Album of the Day: Mort Garson, “Mother Earth’s Plantasia”
By Andrew Parks · July 01, 2019 Merch for this release:
Vinyl LP, Cassette, 2 x Vinyl LP, Compact Disc (CD)

Last July, the Los Angeles Times wrote a lengthy story titled “They don’t own homes. They don’t have kids. Why millennials are plant addicts.” Even in the ambient world, modular synth mastermind Kaitlyn Aurelia Smith recently launched a label called Touchtheplants with a release she described as, “a musical recording…about two friends—a plant and a human being—having an existential conversation.”

By that metric, the cult Moog composer Mort Garson was a good 40 years ahead of the curve. Mother Earth’s Plantasia, first released in 1976, promised to deliver “warm earth music for plants… and the people who love them.” The liner notes for the gleaming melodies of “Rhapsody In Green” say it all, really: “Now that we live more and more in a world of concrete and chaos, to come home to a Rhapsody of Green is one of the surest ways to feel like part of the Earth again…. Stake your claim to a richer, fuller, happier life. Remember, all is not gold that glitters. Sometimes it’s Green.”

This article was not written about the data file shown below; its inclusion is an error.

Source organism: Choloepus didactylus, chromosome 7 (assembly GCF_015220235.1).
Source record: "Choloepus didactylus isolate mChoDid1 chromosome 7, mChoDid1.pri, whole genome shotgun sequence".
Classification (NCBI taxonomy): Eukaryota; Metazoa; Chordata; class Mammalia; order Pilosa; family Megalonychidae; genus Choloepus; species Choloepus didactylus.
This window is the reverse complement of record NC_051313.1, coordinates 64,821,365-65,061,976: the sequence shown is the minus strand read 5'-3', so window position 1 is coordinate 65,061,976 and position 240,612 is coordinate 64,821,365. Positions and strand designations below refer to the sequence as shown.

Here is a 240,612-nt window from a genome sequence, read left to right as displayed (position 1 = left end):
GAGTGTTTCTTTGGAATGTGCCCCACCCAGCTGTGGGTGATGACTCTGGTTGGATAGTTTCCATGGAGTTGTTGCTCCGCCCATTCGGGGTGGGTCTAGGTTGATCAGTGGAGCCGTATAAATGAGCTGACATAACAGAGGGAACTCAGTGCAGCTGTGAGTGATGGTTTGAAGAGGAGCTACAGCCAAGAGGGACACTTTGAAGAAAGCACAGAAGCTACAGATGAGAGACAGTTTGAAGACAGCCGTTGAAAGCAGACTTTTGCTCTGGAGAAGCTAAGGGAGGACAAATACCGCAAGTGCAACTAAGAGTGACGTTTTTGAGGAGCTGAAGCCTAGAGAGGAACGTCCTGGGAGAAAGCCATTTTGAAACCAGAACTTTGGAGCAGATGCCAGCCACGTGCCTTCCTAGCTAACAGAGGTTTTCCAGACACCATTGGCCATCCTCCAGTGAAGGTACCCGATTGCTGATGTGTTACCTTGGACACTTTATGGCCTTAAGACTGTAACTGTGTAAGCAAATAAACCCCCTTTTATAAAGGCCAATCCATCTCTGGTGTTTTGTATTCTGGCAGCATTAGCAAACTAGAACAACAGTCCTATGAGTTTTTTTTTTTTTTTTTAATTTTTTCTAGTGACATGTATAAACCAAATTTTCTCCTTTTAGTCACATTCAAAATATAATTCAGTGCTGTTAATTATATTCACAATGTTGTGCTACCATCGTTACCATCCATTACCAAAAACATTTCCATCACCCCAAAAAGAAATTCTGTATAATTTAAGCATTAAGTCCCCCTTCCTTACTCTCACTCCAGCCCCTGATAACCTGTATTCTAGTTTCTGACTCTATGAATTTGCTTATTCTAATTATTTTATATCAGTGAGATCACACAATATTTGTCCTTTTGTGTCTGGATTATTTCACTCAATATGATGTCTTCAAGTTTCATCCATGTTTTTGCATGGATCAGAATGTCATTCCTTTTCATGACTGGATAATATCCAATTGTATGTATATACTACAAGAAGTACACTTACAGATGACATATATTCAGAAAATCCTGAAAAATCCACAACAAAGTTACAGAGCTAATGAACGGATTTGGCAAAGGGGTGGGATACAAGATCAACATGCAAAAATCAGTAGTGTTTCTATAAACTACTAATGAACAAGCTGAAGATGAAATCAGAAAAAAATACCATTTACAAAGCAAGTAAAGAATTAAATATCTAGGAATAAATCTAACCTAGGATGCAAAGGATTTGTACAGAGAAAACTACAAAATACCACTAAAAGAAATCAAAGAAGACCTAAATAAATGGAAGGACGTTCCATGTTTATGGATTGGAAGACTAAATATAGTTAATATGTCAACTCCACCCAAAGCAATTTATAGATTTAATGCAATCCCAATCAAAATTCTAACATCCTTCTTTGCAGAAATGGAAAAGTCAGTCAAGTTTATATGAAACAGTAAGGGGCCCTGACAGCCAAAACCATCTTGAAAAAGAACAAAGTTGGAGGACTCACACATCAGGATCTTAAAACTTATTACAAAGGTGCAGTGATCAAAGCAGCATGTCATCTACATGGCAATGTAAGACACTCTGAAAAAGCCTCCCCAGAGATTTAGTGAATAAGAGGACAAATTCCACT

Garson’s sprightly productions allude to everything from the psychedelic animation of the ’60s and ’70s to the lounge-pop loops and space-age soundtracks of Jean-Jacques Perrey and Air. Whether this will lead to the rediscovery of Garson’s other work—including album-length tributes to zodiac signs, The Wizard of Oz, and Hair—remains to be seen. Either way, there’s no denying the subtle expressionism of pieces like “Symphony For a Spider Plant,” with its gently whistling synth lead and wind chime-like backing electronics, “Swingin’ Spathiphyllums,” which sounds like a Moog soundtrack to a ‘70s primetime drama, and the relatively sedate “Music to Soothe the Savage Snake Plant,” the gentle, twinkling melody of which sounds like a digital music box. Four decades after its initial release, Plantasia is still providing sounds that comfort and calm.

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